One of the most difficult administrative tasks for retailers, manufacturers and contractors is keeping tabs on inventory. If the numbers don’t seem to add up during your physical inventory count, it may be time to bring in a fraud expert to uncover the source of the discrepancy.
Stolen or misplaced
Before assuming theft, a fraud expert will determine whether the items were really stolen or simply misplaced. In many cases, employees keep sloppy records or fail to follow proper procedures, resulting in “missing” inventory.
If there’s no innocent explanation for missing inventory, the expert looks for signs that the environment is conducive to fraud. For example, a company with poor controls over purchasing, receiving and cash disbursement is at high risk of inventory theft.
When experts believe inventory could have been stolen, they comb records for clues. Anything that doesn’t follow established inventory procedures could be suspicious — such as odd journal entries posted to inventory or large gross margin decreases.
Next, the expert works to prove the fraud. Perpetrators may leave a paper (or electronic) trail, so experts typically review journal entries for unusual patterns. An entry recording a physical count adjustment made during a period when no count was taken obviously warrants investigation. The expert follows up by tracing unusual entries to supporting documents.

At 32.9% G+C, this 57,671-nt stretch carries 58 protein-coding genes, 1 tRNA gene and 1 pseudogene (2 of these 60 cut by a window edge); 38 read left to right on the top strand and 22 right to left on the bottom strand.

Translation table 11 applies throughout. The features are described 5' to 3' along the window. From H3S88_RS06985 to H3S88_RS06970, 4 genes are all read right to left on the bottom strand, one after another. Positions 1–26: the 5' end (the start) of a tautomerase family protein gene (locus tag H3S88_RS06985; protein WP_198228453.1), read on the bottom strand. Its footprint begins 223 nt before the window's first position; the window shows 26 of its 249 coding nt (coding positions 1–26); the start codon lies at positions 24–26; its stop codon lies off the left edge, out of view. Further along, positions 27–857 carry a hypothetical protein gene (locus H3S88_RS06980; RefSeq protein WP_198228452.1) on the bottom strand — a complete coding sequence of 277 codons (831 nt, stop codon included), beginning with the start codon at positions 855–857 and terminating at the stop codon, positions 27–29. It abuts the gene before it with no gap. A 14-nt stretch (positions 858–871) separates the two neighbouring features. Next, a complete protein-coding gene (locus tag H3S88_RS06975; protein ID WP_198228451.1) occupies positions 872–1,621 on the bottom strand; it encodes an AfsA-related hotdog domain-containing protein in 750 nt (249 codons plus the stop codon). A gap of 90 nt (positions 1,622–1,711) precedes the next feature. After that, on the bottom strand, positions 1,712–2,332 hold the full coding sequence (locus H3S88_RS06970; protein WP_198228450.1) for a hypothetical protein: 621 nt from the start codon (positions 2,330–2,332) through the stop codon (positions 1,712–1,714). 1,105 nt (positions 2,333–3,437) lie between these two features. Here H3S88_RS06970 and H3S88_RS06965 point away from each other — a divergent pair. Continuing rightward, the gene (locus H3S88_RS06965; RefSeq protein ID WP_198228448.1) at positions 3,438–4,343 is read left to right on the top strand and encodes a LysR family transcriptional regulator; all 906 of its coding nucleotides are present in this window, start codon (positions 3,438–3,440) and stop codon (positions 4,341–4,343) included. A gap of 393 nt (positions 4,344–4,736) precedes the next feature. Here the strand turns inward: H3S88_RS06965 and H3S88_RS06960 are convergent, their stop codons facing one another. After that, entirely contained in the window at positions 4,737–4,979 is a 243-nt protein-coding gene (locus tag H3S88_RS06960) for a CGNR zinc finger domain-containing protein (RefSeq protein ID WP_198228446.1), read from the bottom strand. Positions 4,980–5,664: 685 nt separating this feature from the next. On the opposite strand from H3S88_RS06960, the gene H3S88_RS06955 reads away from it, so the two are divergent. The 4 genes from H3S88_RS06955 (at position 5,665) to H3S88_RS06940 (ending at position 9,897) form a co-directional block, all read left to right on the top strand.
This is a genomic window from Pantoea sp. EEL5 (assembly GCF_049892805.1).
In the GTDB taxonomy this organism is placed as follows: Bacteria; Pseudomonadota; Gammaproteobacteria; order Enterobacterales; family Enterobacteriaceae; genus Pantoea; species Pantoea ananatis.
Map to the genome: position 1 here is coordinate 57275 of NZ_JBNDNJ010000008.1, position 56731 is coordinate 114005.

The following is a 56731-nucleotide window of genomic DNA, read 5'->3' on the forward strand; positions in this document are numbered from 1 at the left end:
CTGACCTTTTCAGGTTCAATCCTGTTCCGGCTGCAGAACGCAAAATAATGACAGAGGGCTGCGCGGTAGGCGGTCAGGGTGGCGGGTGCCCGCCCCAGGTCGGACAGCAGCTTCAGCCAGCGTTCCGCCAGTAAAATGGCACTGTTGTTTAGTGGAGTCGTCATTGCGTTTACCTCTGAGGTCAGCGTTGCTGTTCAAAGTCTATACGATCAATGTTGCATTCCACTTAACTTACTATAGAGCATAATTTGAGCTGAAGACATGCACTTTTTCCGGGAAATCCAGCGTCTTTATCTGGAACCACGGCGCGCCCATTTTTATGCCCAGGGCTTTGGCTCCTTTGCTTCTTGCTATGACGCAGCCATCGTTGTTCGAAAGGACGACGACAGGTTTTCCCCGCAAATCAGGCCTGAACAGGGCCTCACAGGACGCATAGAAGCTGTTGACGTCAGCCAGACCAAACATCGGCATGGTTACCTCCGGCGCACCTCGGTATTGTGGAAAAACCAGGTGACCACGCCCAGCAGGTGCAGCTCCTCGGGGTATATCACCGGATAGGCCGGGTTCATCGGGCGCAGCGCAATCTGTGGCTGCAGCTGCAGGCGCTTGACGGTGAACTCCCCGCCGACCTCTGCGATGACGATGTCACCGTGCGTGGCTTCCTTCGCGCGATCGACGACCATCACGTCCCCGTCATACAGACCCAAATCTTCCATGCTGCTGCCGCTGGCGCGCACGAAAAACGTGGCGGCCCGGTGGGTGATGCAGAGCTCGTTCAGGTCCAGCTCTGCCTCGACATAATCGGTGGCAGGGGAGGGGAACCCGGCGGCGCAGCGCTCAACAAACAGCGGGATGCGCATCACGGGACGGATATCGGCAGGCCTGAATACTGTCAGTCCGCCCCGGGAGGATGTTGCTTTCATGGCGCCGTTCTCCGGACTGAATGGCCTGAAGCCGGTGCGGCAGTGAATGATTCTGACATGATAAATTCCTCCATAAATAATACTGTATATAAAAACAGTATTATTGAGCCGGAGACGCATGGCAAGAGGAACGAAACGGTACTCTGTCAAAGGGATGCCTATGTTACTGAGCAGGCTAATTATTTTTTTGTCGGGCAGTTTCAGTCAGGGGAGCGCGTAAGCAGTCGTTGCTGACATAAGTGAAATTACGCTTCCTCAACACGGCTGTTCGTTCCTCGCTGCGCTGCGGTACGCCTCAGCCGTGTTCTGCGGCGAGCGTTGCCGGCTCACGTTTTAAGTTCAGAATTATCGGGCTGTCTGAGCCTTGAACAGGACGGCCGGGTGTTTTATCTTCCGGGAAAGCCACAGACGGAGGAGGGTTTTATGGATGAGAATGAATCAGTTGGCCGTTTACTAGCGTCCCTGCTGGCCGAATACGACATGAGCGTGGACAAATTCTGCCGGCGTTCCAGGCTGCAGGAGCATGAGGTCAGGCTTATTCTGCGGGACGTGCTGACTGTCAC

Vendor lists also may show suspicious patterns, such as post office box addresses substituting for street addresses. Even if they’ve found no evidence, fraud experts look at vendor invoices and purchase orders for anomalies such as unusually large invoices.
Discrepancies between the amounts due per invoice, the purchase order and the amount actually paid warrant investigation. Finally, experts familiarize themselves with the cost, timing and purpose of routine purchases and flag any that deviate from the norm.
It’s obviously important to confirm physical inventory as well. Although a count performed by employees may disrupt normal business routines, it’s a good way to learn exactly what merchandise may be missing — and could lead directly to the thief. Fraud experts observe warehouse activity once employees realize a count is imminent because thieves may attempt to shift inventory from another location to substitute for missing items.
Inventory at remote locations also can disappear. So fraud experts often will confirm quantities with the storage facility.
Limit the damage
Stolen inventory can damage your company’s bottom line and reputation. Contact us for help finding your missing goods — and the thief.